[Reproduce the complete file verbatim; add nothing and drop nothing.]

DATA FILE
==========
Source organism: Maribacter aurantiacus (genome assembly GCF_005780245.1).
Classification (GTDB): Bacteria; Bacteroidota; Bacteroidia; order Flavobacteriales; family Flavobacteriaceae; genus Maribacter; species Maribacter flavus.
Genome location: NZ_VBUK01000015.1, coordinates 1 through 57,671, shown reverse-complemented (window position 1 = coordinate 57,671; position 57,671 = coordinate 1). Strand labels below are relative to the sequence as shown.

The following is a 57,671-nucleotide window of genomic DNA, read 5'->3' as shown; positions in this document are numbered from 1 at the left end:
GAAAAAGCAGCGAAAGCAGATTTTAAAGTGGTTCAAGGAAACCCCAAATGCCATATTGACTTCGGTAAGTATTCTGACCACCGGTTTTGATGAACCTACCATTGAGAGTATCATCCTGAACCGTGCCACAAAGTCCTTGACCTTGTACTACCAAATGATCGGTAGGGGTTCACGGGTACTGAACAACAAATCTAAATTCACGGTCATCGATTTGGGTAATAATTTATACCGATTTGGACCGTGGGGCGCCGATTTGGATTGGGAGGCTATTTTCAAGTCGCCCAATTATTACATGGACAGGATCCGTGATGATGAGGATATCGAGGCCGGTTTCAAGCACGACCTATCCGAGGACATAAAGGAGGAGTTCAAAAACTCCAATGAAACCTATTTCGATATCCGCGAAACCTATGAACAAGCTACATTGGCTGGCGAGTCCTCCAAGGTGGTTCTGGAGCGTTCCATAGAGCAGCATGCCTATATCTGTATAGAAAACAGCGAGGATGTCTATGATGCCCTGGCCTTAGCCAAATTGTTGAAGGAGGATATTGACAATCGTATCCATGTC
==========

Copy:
Source organism: Maribacter aurantiacus (genome assembly GCF_005780245.1).
Classification (GTDB): Bacteria; Bacteroidota; Bacteroidia; order Flavobacteriales; family Flavobacteriaceae; genus Maribacter; species Maribacter flavus.
Genome location: NZ_VBUK01000015.1, coordinates 1 through 57,671, shown reverse-complemented (window position 1 = coordinate 57,671; position 57,671 = coordinate 1). Strand labels below are relative to the sequence as shown.

The following is a 57,671-nucleotide window of genomic DNA, read 5'->3' as shown; positions in this document are numbered from 1 at the left end:
GAAAAAGCAGCGAAAGCAGATTTTAAAGTGGTTCAAGGAAACCCCAAATGCCATATTGACTTCGGTAAGTATTCTGACCACCGGTTTTGATGAACCTACCATTGAGAGTATCATCCTGAACCGTGCCACAAAGTCCTTGACCTTGTACTACCAAATGATCGGTAGGGGTTCACGGGTACTGAACAACAAATCTAAATTCACGGTCATCGATTTGGGTAATAATTTATACCGATTTGGACCGTGGGGCGCCGATTTGGATTGGGAGGCTATTTTCAAGTCGCCCAATTATTACATGGACAGGATCCGTGATGATGAGGATATCGAGGCCGGTTTCAAGCACGACCTATCCGAGGACATAAAGGAGGAGTTCAAAAACTCCAATGAAACCTATTTCGATATCCGCGAAACCTATGAACAAGCTACATTGGCTGGCGAGTCCTCCAAGGTGGTTCTGGAGCGTTCCATAGAGCAGCATGCCTATATCTGTATAGAAAACAGCGAGGATGTCTATGATGCCCTGGCCTTAGCCAAATTGTTGAAGGAGGATATTGACAATCGTATCCATGTC